Tuesday, August 8, 2017

What Would My Lucille Say?

Mr. Ernest Gismondi met Lucille. They fell in love and married. She kept the home fires going while Mr. Gismondi served in the Army Air Corps as a pilot flying B17's during World War II. Following the war, he became a test engineer for United Technologies in Bridgeport and Stratford while he and his wife settled in the 1950s and raised their children in Newtown, Connecticut.
I met Mr. and Mrs. G., that's what I called them, when I was 15 because their son was my high school sweetheart. We'd get off the school bus near their neighbors and walk the worn path through the trees that bordered their back yards. We'd come up the back cement porch steps to enter the house. For as along as I've known this family, I didn't realize they had a front door until I was an adult. Everyone came in through the back. On the small porch, making my way to the door, I passed the little blue bench that had a basket filled with Mr. G's Yukon gold potatoes from his annual garden. Nailed up next to the door was Mrs. G's cloth bag filled with clothes pins. Monday was always laundry day. Outside the back door I wiped my feet on patches of old carpet where Mr. G's worn out garden boots sat. After school, we would be greeted with warm apple pie or peach pie or the absolute to die for, Father Sarducci cheesecake. Friday nights was one of my favorite meals at their home, homemade potato fries in the deep black cast iron frying pan along with steak.

When I met them at age 15 Mrs. G. called me quick lip because she said I always had an answer for everything. Once I had my license and could drive my Duster over to their house to see my boyfriend, they always accused me of speeding because they said I just hung up from them on the phone. Of course I had an answer for that, too! They also called me trouble, really just in fun. But when Mrs. G. wagged that finger of hers it yielded more power than a magic wand. More times than not, it seemed I overextended my visit. Maybe it was because I hoped for another piece of apple pie with hard cheese sliced on top. But I always knew it was time to go when Mr. and Mrs. G. stood up and politely started scooting my clogs to the back door.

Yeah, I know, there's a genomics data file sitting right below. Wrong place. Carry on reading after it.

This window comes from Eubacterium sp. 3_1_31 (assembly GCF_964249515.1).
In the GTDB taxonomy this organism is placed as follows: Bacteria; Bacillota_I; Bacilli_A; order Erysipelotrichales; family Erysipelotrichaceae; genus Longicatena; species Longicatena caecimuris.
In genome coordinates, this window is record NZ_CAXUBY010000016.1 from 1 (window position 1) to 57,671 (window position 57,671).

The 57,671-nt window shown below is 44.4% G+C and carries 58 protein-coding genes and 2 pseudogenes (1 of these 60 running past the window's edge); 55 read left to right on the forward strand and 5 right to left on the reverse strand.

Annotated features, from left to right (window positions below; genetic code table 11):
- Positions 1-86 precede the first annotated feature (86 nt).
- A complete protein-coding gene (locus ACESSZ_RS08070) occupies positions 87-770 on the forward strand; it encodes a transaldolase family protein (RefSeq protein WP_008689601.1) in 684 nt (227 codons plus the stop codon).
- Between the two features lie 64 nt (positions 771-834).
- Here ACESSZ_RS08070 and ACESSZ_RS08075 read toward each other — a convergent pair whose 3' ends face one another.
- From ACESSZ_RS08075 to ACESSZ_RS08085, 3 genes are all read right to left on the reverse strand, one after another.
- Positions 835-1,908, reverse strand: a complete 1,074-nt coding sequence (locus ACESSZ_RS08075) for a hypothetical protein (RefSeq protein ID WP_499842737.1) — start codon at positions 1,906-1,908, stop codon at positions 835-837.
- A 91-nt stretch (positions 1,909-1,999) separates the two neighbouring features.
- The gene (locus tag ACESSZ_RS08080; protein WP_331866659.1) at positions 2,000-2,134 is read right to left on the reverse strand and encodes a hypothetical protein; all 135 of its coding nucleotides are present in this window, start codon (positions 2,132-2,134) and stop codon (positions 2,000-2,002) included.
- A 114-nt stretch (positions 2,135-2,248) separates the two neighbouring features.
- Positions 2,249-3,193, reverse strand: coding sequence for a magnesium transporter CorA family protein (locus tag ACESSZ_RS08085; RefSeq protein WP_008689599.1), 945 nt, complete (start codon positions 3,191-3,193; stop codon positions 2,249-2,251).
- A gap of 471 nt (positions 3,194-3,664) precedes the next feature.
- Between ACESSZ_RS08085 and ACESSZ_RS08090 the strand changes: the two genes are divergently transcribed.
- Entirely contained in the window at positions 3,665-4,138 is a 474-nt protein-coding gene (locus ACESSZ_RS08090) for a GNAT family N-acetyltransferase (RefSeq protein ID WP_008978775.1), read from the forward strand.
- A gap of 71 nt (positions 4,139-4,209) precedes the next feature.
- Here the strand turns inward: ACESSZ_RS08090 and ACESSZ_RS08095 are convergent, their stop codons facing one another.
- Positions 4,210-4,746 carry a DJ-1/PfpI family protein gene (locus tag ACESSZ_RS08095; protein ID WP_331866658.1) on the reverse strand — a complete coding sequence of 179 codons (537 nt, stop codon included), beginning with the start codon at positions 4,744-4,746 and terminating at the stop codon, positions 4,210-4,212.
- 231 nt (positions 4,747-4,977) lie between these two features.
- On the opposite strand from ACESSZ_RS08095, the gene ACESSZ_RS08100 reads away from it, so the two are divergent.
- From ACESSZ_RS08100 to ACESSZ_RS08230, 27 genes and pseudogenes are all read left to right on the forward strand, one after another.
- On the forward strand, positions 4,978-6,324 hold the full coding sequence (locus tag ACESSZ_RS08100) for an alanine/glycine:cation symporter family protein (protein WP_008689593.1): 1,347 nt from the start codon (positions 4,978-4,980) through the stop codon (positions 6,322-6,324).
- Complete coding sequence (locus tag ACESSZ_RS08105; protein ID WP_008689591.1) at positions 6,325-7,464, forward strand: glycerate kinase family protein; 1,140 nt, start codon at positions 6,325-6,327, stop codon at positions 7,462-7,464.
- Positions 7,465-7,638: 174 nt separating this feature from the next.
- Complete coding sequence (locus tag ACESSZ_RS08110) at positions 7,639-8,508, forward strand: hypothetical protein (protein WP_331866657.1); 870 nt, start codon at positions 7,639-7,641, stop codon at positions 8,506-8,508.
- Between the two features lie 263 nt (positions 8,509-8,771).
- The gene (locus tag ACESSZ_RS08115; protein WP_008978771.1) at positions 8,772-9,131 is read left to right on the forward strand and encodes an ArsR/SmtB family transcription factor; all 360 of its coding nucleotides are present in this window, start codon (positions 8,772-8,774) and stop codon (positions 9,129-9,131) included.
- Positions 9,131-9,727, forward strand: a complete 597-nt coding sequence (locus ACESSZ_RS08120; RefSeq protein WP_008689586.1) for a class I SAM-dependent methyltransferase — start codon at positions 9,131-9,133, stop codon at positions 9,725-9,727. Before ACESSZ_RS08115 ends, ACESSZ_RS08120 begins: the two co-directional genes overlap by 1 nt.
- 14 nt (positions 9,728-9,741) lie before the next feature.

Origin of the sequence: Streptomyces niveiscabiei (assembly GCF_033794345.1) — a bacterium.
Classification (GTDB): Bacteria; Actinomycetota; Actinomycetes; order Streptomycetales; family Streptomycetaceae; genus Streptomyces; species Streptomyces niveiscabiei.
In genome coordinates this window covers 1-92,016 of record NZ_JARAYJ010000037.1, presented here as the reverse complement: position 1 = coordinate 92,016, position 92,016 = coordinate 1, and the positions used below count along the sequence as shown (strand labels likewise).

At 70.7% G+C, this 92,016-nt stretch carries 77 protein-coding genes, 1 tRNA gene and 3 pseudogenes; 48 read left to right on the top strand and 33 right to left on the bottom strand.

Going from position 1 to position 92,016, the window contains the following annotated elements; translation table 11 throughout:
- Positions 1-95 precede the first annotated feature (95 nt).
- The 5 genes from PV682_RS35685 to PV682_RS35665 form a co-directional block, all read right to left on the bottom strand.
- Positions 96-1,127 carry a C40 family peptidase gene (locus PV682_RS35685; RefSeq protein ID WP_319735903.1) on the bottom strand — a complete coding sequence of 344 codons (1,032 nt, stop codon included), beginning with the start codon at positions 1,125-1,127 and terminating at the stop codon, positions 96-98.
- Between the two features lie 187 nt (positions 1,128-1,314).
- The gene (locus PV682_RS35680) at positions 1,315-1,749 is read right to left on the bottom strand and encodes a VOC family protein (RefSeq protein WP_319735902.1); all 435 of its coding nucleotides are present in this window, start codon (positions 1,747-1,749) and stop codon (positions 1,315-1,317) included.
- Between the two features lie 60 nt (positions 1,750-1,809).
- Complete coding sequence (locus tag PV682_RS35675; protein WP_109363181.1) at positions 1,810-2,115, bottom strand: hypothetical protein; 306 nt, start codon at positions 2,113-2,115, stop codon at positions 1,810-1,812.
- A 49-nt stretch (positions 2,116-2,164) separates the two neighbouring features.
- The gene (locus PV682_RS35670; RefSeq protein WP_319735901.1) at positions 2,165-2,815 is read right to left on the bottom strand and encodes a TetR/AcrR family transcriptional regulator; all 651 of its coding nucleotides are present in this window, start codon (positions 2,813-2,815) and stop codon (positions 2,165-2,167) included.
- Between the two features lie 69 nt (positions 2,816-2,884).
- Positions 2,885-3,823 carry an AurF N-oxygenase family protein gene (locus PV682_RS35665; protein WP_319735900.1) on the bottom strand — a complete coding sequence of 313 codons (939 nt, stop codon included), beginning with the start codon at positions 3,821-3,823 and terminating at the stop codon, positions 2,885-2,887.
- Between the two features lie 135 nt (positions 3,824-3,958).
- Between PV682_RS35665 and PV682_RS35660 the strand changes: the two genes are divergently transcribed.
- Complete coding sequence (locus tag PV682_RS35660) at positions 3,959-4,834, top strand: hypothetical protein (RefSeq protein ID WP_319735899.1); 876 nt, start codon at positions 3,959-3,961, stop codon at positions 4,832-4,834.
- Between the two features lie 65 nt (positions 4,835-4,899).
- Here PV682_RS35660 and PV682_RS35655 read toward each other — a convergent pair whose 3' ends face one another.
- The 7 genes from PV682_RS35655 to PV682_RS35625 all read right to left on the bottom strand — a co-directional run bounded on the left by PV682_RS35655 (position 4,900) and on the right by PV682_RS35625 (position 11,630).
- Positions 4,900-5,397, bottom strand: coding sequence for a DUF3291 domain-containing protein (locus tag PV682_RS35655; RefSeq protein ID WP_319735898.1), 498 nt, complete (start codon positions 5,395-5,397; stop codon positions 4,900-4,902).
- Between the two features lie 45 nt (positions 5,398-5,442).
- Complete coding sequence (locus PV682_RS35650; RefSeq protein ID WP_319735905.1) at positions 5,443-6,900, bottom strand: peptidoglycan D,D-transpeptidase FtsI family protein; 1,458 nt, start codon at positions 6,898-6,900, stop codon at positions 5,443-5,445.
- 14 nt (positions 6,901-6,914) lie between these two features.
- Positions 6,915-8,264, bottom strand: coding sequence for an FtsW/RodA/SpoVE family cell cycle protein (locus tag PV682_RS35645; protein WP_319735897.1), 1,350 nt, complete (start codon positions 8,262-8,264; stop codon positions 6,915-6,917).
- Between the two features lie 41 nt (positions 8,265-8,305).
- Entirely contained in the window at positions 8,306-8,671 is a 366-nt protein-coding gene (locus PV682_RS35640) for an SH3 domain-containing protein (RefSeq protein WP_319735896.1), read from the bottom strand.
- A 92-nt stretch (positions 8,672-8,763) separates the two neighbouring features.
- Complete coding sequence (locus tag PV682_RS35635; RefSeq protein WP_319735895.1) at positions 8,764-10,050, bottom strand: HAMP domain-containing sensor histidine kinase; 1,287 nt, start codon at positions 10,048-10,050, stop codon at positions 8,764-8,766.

Once a young adult I would visit Mr. and Mrs. G. every Monday morning and have coffee with them because Andrea's Bakeshop, where I worked in Newtown center, was closed on Mondays. We sat on the bench of the little corner table nook in their kitchen. Well, I sat on the bench, next to the bag filled with bags, and Mr. & Mrs. G. sat on a stool of sorts at either sides of the little table. I loved the bagels with cream cheese and lox and a fresh brewed cup of coffee!

It wasn't until my 30s, and after much begging, when Mrs. G. finally gave me her recipe for the cheesecake. She wagged that finger of hers at me and declared, "Don't you ever give this recipe away!" "No ma'am," I promised.
Her son said, "Boy you're special, mom never even gave me her recipe."

Since the day I met them, Mr. G. planted a garden faithfully every year. He always shared the fruits of his labor with me; garlic, parsley, oregano, squash, zucchini, tomatoes, Yukon gold potatoes, beets and whatever else he planted, if the deer didn't get it first. But the one thing he always planted was beans. I learned that you never pick green beans after a rain or when they still have the morning dew on them because that's what makes them get the rusty look. "Wait till they've dried off," he would say.
pre-chicken wire fence
As an adult, when I'd visit, he'd say, "Let's go get you some vegetables." We'd walk out the back door, go over to the old dented aluminum garbage bin in his back yard and pull out one of a hundred plastic bags that he saved for a moment such as this and then we'd walk up the back yard towards his garden. He always had a knife near his chicken wire make shift gate which made it easy to cut the squash from it's thick stem. One year he introduced me to the delicacy of squash blossoms and suggested I take some home and lightly saute them with olive oil and garlic. How I loved them.
We had a special bond because he always called me his bean buddy. I don't know if it was the beans, even though I helped pick them from his garden, or because I was his son's friend, or because they always said, "you're like our third daughter." Or maybe it was because they wanted to adopt me when they learned of my home life, but I didn't know that until Mrs. G. passed away in 1999.  After Mrs. G. passed, Mr. G. made sure to plant her favorite flowers every year at the edge of the garden, white gladiolas. Oh how he missed his Lucille. After she passed, he refused to move her nightgown from the foot of their bed. He slept in the other room. He called her the love of his life.